Lauren Doyle, executive vice president of The Travel Mechanic: “The sweet spot is six to nine months prior to travel for all-inclusive land packages. With very flexible cancellation policies and Book with Confidence guarantees, it is the best time to score a great deal without having to risk losing money.”

Jonathan de Araujo, owner and manager of the Disney, theme park, and cruise travel planner The Vacationeer: “We’re recommending that our guests book six months or more in advance. This allows them to lock in the room of their choice, secure any necessary entry permissions (such as Disney’s new Park Pass System), secure the historically low airfares that are currently available, and still have the flexibility to cancel or modify their reservation later if plans change.”

“I anticipate a European boom once the borders open back up, so I would recommend travelers look at the great deals that are out there.”

Brooke Johnson, owner of the RV road trip agency Tumbleweed Travel Co.: “If you want to travel to the National Parks and in an RV, it is best if you plan your trip nine months in advance, and at least six months in advance. Many campgrounds in popular locations (Yellowstone, Yosemite, Zion National Park, etc.) are released six months in advance and sell out immediately. If you cannot plan that early, four months out can also work.”

Wayne Brown, CEO of Aggressor Adventures: “We’re recommending guests consider making a reservation even earlier than they would have previously. To secure the dates that work best for your personal schedule, we are recommending at least 90-120 days prior. For our top destinations like Galapagos and Socorro, six months may be needed.”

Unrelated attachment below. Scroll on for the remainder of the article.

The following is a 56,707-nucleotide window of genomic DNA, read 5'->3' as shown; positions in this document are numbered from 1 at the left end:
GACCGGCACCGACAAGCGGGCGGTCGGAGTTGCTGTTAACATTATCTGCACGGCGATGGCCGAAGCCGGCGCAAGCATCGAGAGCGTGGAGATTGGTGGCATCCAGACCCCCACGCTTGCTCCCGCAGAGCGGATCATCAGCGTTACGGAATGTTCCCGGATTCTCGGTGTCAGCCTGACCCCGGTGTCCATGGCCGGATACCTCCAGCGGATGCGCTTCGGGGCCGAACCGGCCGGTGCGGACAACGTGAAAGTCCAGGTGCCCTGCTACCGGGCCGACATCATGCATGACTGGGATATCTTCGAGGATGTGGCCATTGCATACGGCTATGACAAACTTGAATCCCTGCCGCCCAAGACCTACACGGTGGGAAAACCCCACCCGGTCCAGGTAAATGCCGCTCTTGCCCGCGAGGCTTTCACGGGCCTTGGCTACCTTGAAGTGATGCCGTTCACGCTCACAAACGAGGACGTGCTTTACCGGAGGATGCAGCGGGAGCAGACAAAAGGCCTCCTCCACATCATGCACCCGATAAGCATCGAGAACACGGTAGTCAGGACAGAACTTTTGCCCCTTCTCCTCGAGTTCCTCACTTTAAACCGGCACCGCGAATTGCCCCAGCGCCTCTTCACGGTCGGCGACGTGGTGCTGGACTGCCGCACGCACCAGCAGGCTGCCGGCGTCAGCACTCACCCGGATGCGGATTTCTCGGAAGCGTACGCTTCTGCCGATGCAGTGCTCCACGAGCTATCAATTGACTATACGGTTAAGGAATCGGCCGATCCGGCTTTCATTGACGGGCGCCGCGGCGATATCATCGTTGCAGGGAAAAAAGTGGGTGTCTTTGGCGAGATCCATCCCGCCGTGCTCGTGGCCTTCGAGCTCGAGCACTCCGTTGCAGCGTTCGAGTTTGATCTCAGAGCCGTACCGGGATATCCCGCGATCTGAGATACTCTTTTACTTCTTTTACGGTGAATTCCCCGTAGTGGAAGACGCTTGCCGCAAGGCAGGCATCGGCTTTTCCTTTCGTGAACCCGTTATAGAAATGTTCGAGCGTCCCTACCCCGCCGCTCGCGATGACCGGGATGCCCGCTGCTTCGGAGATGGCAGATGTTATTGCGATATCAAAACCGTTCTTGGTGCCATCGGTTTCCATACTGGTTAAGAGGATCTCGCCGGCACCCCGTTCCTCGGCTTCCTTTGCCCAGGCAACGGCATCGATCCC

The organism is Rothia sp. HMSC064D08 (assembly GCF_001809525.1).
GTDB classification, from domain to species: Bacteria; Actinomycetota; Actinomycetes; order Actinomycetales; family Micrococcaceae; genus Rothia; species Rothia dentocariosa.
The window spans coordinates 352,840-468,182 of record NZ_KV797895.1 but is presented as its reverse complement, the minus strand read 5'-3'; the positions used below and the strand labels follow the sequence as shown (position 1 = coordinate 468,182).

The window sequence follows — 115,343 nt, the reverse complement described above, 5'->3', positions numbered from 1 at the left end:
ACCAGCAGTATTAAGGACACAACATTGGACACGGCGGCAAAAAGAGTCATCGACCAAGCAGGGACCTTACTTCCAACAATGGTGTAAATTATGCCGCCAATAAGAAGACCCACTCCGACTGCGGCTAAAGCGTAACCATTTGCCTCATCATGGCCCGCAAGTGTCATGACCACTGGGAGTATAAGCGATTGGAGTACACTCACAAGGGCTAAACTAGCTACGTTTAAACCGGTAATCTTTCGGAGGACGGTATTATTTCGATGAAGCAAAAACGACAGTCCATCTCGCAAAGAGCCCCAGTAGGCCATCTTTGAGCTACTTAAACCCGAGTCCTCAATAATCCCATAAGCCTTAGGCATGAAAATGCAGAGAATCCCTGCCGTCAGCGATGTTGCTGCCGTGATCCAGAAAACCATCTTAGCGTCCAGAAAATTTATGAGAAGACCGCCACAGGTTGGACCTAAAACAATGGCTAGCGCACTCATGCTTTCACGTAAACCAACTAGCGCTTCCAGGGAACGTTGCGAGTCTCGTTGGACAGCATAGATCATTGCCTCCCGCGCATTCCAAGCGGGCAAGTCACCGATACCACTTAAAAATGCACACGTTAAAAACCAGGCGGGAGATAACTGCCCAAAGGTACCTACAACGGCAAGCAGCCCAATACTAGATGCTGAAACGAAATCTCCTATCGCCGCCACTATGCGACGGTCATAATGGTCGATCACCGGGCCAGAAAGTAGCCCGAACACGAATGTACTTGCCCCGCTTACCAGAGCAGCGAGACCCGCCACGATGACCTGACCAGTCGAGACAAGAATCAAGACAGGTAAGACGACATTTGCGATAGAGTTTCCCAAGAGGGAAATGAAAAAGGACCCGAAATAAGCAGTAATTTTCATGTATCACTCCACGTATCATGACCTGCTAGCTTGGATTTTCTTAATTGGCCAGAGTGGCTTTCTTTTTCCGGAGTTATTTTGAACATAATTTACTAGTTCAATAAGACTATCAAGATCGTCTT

Latifah Al-Hazzá, co-founder of the boutique women’s travel company Femscape Sojourns: “I would recommend planning for trips no earlier than March.”

Book for destinations that need it most

Safari car

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George Morgan-Grenville, CEO and founder of Red Savannah: “For the ethical traveler, we would encourage people to support those destinations that have been hardest hit during the pandemic and/or areas where the benefit of tourism — to communities, wildlife, the environment — is far and wide. In Kenya, for example, a guide or ranger supports on average eight other people and the tourism dollar goes a long way to protect wildlife from poaching and land encroachment through grazing.”

Patrick Ziemnik, customer service manager at Rustic Pathways: “If you are the type of traveler who supports responsible tourism, your deposits will go a long way right now toward supporting local economies. The best mindset to have is flexibility.”

Booking now can save money later

Bob DiMenna, travel consultant and co-host of The Travelers Blueprint: “Prices are increasing to make up for lost revenue. I am booked for 14 days in Italy in May 2021, and I am already seeing price increases for rental cars and accommodations. Anyone who had anything booked in 2020 and makes an attempt to reschedule is being met with a request for additional money to hold their reservation.”

Jeff Lanno, owner of Hola Weddings Travel: “The earlier the better. A lot of resorts now have cancel free of charge up to 24 hours prior to departure. Therefore, the financial risks are pretty much eliminated, plus you can change your mind pretty much at any time. Tour operators have also reduced their deposit and cancellation fee which makes it easier than ever to change plans if needed.”